Letter | Published:

The evolution of Saturn’s radiation belts modulated by changes in radial diffusion

Nature Astronomyvolume 1pages872877 (2017) | Download Citation


Globally magnetized planets, such as the Earth1 and Saturn2, are surrounded by radiation belts of protons and electrons with kinetic energies well into the million electronvolt range. The Earth’s proton belt is supplied locally from galactic cosmic rays interacting with the atmosphere3, as well as from slow inward radial transport4. Its intensity shows a relationship with the solar cycle4,5 and abrupt dropouts due to geomagnetic storms6,7. Saturn’s proton belts are simpler than the Earth’s because cosmic rays are the principal source of energetic protons8 with virtually no contribution from inward transport, and these belts can therefore act as a prototype to understand more complex radiation belts. However, the time dependence of Saturn’s proton belts had not been observed over sufficiently long timescales to test the driving mechanisms unambiguously. Here we analyse the evolution of Saturn’s proton belts over a solar cycle using in-situ measurements from the Cassini Saturn orbiter and a numerical model. We find that the intensity in Saturn’s proton radiation belts usually rises over time, interrupted by periods that last over a year for which the intensity is gradually dropping. These observations are inconsistent with predictions based on a modulation in the cosmic-ray source, as could be expected4,9 based on the evolution of the Earth’s proton belts. We demonstrate that Saturn’s intensity dropouts result instead from losses due to abrupt changes in magnetospheric radial diffusion.

Access optionsAccess options

Rent or Buy article

Get time limited or full article access on ReadCube.


All prices are NET prices.

Additional information

Publisher’s note: Springer Nature remains neutral with regard to jurisdictional claims in published maps and institutional affiliations.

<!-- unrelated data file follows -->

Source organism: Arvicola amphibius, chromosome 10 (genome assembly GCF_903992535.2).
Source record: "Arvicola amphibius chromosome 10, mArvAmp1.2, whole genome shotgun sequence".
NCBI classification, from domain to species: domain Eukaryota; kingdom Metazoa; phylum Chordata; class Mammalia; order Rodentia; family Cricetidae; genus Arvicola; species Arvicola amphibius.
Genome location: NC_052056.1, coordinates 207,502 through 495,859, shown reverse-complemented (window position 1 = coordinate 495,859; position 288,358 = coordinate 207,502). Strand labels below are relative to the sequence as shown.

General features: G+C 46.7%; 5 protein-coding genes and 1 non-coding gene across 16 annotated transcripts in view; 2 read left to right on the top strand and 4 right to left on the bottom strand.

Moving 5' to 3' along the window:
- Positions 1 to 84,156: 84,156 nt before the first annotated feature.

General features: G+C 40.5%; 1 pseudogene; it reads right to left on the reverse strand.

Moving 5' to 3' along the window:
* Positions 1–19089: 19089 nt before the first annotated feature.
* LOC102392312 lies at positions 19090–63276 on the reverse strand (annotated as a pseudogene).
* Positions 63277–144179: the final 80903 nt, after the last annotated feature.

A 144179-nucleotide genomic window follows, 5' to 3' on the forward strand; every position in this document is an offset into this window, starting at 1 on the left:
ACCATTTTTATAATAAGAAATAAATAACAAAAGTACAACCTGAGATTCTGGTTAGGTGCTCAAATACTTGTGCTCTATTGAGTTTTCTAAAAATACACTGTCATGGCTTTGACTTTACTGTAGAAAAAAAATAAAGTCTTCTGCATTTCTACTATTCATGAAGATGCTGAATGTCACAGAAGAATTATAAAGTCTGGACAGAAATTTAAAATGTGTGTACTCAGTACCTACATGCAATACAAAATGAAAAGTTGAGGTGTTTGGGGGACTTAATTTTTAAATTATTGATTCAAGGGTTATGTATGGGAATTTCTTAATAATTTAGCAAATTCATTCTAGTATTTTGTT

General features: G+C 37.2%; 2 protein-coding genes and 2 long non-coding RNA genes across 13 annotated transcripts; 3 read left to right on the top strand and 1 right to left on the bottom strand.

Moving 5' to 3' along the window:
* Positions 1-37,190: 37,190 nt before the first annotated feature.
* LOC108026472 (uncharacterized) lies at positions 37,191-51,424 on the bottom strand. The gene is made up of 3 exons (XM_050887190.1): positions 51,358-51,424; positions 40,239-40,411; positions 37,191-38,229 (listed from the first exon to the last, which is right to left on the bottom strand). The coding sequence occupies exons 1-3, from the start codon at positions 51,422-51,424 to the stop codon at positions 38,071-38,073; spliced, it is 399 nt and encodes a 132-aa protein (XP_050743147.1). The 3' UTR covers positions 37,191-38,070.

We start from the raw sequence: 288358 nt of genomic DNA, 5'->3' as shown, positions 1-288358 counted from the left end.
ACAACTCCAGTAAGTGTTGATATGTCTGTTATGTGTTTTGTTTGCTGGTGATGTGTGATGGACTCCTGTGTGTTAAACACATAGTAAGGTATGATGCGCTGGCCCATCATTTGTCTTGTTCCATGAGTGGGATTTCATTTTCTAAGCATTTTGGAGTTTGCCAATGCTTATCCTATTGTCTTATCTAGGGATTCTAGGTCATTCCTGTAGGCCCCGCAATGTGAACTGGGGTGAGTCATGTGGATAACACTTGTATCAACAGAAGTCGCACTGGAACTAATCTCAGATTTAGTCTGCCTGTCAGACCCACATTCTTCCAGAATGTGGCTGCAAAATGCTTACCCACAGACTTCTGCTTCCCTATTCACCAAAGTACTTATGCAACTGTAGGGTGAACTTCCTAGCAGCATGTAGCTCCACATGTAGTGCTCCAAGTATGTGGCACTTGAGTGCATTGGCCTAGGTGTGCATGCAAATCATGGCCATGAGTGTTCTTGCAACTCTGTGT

1. 1.

    Van Allen, J. A. & Frank, L. A. Radiation around the Earth to a radial distance of 107,400 km. Nature 183, 430–434 (1959).

  2. 2.

    Van Allen, J. A., Randall, B. A. & Thomsen, M. F. Sources and sinks of energetic electrons and protons in Saturn’s magnetosphere. J. Geophys. Res. 85, 5679–5694 (1980).

  3. 3.

    Singer, S. F. Trapped albedo theory of the radiation belt. Phys. Rev. Lett. 1, 181–183 (1958).

  4. 4.

    Selesnick, R. S., Looper, M. D. & Mewaldt, R. A. A theoretical model of the inner proton radiation belt. Space Weather 5, 4003 (2007).

  5. 5.

    Li, X., Baker, D. N., Kanekal, S. G., Looper, M. & Temerin, M. Long term measurements of radiation belts by SAMPEX and their variations. Geophys. Res. Lett. 28, 3827–3830 (2001).

  6. 6.

    Lorentzen, K. R., Mazur, J. E., Looper, M. D., Fennell, J. F. & Blake, J. B. Multisatellite observations of MeV ion injections during storms. J. Geophys. Res. 107, 1231 (2002).

  7. 7.

    Selesnick, R. S., Hudson, M. K. & Kress, B. T. Direct observation of the CRAND proton radiation belt source. J. Geophys. Res. 118, 7532–7537 (2013).

  8. 8.

    Cooper, J. F. Nuclear cascades in Saturn’s rings: cosmic ray albedo neutron decay and origins of trapped protons in the inner magnetosphere. J. Geophys. Res. 88, 3945–3954 (1983).

  9. 9.

    Roussos, E. et al. Long- and short-term variability of Saturn’s ionic radiation belts. J. Geophys. Res. 116, A02217 (2011).

  10. 10.

    Walt, M. Introduction to Geomagnetically Trapped Radiation. 1st edn, (Cambridge Univ. Press, Cambridge, 1994).

  11. 11.

    Hood, L. L. Radial diffusion in Saturn’s radiation belts: a modeling analysis assuming satellite and ring E absorption. J. Geophys. Res. 88, 808–818 (1983).

  12. 12.

    Sauer, H. H. On Saturnian cosmic ray cutoff rigidities. Geophys. Res. Lett. 7, 215–217 (1980).

  13. 13.

    Usoskin, I. G., Alanko-Huotari, K., Kovaltsov, G. A. & Mursula, K. Heliospheric modulation of cosmic rays: monthly reconstruction for 1951–2004. J. Geophys. Res. 110, 12108 (2005).

  14. 14.

    Qin, M. et al. Solar cycle variations of trapped proton flux in the inner radiation belt. J. Geophys. Res. 119, 9658–9669 (2014).

  15. 15.

    Gombosi, T. I. et al. in Saturn from Cassini-Huygens 1st edn (eds. Dougherty, M. K. et al.) 203–255 (Springer Science+Business Media, Heidelberg, 2009).

  16. 16.

    Mauk, B. H. et al. in Saturn from Cassini-Huygens 1st edn (eds. Dougherty, M. K. et al.) 281–331 (Springer Science+Business Media,Heidelberg, 2009).

  17. 17.

    Southwood, D. J. & Kivelson, M. G. Magnetospheric interchange motions. J. Geophys. Res. 94, 299–308 (1989).

  18. 18.

    Paranicas, C. et al. Sources and losses of energetic protons in Saturn’s magnetosphere. Icarus 197, 519–525 (2008).

  19. 19.

    Hedman, M. M. et al. An observed correlation between plume activity and tidal stresses on Enceladus. Nature 500, 182–184 (2013).

  20. 20.

    Elrod, M. K., Tseng, W.-L., Woodson, A. K. & Johnson, R. E. Seasonal and radial trends in Saturn’s thermal plasma between the main rings and Enceladus. Icarus 242, 130–137 (2014).

  21. 21.

    Kollmann, P., Roussos, E., Paranicas, C., Krupp, N. & Haggerty, D. K. Processes forming and sustaining Saturn’s proton radiation belts. Icarus 222, 323–341 (2013).

  22. 22.

    Bunce, E. J. et al. Cassini observations of the variation of Saturn’s ring current parameters with system size. J. Geophys. Res. (Space Phys.) 112, A10202 (2007).